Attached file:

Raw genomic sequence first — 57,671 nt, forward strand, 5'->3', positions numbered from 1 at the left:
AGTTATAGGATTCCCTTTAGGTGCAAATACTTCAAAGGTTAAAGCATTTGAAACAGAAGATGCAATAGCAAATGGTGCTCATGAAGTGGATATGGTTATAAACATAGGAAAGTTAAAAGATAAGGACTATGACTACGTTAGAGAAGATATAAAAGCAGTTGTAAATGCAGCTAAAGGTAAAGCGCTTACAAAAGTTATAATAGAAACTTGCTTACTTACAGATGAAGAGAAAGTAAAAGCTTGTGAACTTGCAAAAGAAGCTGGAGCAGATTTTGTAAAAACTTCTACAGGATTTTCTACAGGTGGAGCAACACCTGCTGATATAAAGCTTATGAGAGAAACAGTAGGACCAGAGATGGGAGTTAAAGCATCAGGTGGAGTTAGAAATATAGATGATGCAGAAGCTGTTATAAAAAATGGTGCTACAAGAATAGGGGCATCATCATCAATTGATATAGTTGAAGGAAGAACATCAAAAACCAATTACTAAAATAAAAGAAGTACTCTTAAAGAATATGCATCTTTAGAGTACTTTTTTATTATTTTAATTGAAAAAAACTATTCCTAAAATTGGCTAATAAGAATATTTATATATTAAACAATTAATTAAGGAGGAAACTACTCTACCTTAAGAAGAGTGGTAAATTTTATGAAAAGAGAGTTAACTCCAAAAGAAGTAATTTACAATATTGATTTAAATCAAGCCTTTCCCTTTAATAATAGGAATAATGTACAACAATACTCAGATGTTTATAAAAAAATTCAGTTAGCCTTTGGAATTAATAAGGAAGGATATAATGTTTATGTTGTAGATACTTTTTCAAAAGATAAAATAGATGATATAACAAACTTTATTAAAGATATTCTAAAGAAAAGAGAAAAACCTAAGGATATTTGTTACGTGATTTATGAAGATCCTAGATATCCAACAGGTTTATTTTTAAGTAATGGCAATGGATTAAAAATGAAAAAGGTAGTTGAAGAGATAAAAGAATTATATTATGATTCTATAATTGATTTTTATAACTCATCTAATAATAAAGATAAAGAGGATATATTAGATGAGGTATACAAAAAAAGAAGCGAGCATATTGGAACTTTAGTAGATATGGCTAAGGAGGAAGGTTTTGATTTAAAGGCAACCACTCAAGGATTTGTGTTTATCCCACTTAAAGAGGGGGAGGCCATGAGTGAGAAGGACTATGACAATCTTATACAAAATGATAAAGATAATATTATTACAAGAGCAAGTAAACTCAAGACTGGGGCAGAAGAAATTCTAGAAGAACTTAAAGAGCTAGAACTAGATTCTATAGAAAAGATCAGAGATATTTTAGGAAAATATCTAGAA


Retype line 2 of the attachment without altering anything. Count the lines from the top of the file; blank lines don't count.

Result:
AGTTATAGGATTCCCTTTAGGTGCAAATACTTCAAAGGTTAAAGCATTTGAAACAGAAGATGCAATAGCAAATGGTGCTCATGAAGTGGATATGGTTATAAACATAGGAAAGTTAAAAGATAAGGACTATGACTACGTTAGAGAAGATATAAAAGCAGTTGTAAATGCAGCTAAAGGTAAAGCGCTTACAAAAGTTATAATAGAAACTTGCTTACTTACAGATGAAGAGAAAGTAAAAGCTTGTGAACTTGCAAAAGAAGCTGGAGCAGATTTTGTAAAAACTTCTACAGGATTTTCTACAGGTGGAGCAACACCTGCTGATATAAAGCTTATGAGAGAAACAGTAGGACCAGAGATGGGAGTTAAAGCATCAGGTGGAGTTAGAAATATAGATGATGCAGAAGCTGTTATAAAAAATGGTGCTACAAGAATAGGGGCATCATCATCAATTGATATAGTTGAAGGAAGAACATCAAAAACCAATTACTAAAATAAAAGAAGTACTCTTAAAGAATATGCATCTTTAGAGTACTTTTTTATTATTTTAATTGAAAAAAACTATTCCTAAAATTGGCTAATAAGAATATTTATATATTAAACAATTAATTAAGGAGGAAACTACTCTACCTTAAGAAGAGTGGTAAATTTTATGAAAAGAGAGTTAACTCCAAAAGAAGTAATTTACAATATTGATTTAAATCAAGCCTTTCCCTTTAATAATAGGAATAATGTACAACAATACTCAGATGTTTATAAAAAAATTCAGTTAGCCTTTGGAATTAATAAGGAAGGATATAATGTTTATGTTGTAGATACTTTTTCAAAAGATAAAATAGATGATATAACAAACTTTATTAAAGATATTCTAAAGAAAAGAGAAAAACCTAAGGATATTTGTTACGTGATTTATGAAGATCCTAGATATCCAACAGGTTTATTTTTAAGTAATGGCAATGGATTAAAAATGAAAAAGGTAGTTGAAGAGATAAAAGAATTATATTATGATTCTATAATTGATTTTTATAACTCATCTAATAATAAAGATAAAGAGGATATATTAGATGAGGTATACAAAAAAAGAAGCGAGCATATTGGAACTTTAGTAGATATGGCTAAGGAGGAAGGTTTTGATTTAAAGGCAACCACTCAAGGATTTGTGTTTATCCCACTTAAAGAGGGGGAGGCCATGAGTGAGAAGGACTATGACAATCTTATACAAAATGATAAAGATAATATTATTACAAGAGCAAGTAAACTCAAGACTGGGGCAGAAGAAATTCTAGAAGAACTTAAAGAGCTAGAACTAGATTCTATAGAAAAGATCAGAGATATTTTAGGAAAATATCTAGAA